It’s that simple.



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Will FSU’s Physics faculty be teaching courses online in the near future?


I’ve been on the FSU Physics Department faculty for 31 years, but my colleagues can still surprise me.

I shared with several of them the fine article by Jessica Bakeman (formerly of Politico and now at WLRN in Miami) comparing online course programs at FSU and UF. To me, the most striking part of the article is the opening picture (shown above) which shows several of our UF Physics colleagues drinking the online teaching Kool-Aid.

The course our UF colleagues are introducing in the picture is the first semester of the two-semester sequence most often taken by students who are planning careers in the health professions and life sciences. At FSU, about half of the students in this course did not take physics in high school, so the quality of this course is of central importance for opening opportunities in these careers to students from disadvantaged backgrounds. Consider this: Thirteen rural school districts in Florida didn’t offer physics at all in 2016-17, including nearby Gadsden and Jefferson Counties.

I thought my colleagues would be outraged by Jessica’s article, but they were not.  Disappointed? Maybe a little. Outraged? Nah.

But it’s time for my colleagues to make a decision, because the FSU Physics Department is at a crossroads.

As is the case for the rest of FSU’s science departments, our undergraduate teaching infrastructure in the Physics Department is basically the same as it was thirty years ago, when FSU was much smaller. The only addition has been the three science studio classrooms that host the studio physics program and the recitations of some of our large introductory lecture courses. And the Physics Department has to compete for the use of the studio classrooms with other academic units on campus.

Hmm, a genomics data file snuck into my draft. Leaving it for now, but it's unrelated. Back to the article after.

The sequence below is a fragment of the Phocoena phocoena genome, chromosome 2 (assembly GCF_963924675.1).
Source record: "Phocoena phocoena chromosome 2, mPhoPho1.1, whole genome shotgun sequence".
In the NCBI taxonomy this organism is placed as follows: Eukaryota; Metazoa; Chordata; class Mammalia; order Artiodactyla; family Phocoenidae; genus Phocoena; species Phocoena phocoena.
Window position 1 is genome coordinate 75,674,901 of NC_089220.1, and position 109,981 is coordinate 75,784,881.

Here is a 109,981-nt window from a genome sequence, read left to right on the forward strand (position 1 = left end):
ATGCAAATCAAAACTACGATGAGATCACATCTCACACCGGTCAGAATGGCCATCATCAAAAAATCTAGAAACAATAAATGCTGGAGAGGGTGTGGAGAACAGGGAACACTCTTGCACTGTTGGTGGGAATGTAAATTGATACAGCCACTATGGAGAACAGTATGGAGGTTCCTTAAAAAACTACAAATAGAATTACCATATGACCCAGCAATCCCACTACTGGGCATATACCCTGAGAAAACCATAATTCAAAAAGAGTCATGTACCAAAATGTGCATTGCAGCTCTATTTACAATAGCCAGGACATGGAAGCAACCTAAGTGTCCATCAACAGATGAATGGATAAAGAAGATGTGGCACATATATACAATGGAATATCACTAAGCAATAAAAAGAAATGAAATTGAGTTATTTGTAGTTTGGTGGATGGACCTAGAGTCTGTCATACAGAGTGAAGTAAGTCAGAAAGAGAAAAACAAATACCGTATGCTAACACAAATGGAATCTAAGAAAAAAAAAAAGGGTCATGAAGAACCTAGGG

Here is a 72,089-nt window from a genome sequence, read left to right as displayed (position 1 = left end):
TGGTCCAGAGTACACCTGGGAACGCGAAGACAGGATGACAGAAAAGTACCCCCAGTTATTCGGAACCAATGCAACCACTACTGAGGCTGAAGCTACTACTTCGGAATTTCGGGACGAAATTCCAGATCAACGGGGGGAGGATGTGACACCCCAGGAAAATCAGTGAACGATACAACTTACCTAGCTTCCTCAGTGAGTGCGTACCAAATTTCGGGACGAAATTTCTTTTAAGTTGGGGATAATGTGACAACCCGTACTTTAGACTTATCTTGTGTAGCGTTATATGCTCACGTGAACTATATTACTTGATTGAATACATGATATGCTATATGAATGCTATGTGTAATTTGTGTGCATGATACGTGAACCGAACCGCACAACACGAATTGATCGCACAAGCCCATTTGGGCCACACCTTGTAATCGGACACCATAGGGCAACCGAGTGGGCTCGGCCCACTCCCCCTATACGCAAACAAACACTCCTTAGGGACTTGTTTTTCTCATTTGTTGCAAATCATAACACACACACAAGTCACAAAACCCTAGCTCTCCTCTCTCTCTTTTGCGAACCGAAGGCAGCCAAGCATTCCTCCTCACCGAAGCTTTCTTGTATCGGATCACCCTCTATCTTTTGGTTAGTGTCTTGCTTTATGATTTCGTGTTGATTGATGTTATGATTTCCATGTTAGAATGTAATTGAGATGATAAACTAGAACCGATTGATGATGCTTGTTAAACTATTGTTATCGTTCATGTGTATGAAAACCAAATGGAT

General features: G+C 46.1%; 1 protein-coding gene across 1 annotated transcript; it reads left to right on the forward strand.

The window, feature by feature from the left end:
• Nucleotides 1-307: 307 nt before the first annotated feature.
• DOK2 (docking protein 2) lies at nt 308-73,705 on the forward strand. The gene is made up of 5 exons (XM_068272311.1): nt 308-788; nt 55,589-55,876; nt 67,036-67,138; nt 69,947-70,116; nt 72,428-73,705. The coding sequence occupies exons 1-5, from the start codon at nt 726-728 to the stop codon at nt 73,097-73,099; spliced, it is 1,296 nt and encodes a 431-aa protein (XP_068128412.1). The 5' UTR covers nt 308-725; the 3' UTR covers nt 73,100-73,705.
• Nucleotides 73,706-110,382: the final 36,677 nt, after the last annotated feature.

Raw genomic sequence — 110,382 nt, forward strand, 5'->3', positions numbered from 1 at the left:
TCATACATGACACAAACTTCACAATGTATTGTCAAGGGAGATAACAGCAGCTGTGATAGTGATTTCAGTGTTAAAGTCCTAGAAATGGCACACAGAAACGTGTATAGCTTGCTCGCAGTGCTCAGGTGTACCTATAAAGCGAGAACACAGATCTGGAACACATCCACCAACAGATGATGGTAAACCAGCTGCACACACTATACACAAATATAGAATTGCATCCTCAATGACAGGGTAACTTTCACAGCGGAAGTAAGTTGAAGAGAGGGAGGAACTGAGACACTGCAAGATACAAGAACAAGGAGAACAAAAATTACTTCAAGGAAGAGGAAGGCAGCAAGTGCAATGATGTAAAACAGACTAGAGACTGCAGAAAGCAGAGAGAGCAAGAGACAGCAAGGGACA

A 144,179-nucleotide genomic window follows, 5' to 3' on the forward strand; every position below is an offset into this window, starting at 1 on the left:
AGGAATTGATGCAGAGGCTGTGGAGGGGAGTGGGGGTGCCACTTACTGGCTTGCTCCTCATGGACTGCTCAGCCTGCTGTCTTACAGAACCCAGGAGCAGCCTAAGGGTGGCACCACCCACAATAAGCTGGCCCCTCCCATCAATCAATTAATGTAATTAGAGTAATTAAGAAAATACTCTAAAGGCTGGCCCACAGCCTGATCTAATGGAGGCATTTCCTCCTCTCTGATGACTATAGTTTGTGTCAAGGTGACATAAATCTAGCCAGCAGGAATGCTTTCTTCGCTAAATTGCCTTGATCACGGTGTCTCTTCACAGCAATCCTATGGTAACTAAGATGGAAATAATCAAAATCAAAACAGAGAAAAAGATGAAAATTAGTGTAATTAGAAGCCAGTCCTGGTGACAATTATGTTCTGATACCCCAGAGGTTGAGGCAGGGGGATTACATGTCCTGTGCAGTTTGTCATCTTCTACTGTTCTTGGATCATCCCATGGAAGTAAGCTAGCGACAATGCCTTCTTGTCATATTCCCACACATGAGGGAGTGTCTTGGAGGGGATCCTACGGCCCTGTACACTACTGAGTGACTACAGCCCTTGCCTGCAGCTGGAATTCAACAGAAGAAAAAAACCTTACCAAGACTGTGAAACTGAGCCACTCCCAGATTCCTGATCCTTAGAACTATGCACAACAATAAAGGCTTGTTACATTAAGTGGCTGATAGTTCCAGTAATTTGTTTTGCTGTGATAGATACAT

FSU is about to encounter a space crunch. It now appears possible – perhaps likely – that no more teaching laboratory space (including studio classrooms) will be built for the use of the Physics Department. Ever.

We are expecting the numbers of undergraduates majoring in computer science, engineering and pre-health to rise significantly (maybe dramatically) during the next five years. All of those students will be required to take physics.

How will we provide those students with the physics courses they need? If we are locked into our present teaching facilities, then the only option we will have to meet our obligations to these students is to offer our courses online. As my regular readers (all four of them) know well, the best online physics courses presently available have student learning gains about half of what our studio physics classes achieve (although online courses have learning gains a bit higher than traditional lecture classes).

I could shout curses at the higher education gods for putting us in this situation. But that will not do any good if my own Physics colleagues are indifferent to this situation. In other words, if FSU’s Physics faculty is as willing to drink the online teaching Kool-Aid as the UF Physics faculty has been, then I might as well keep my frustrations to myself.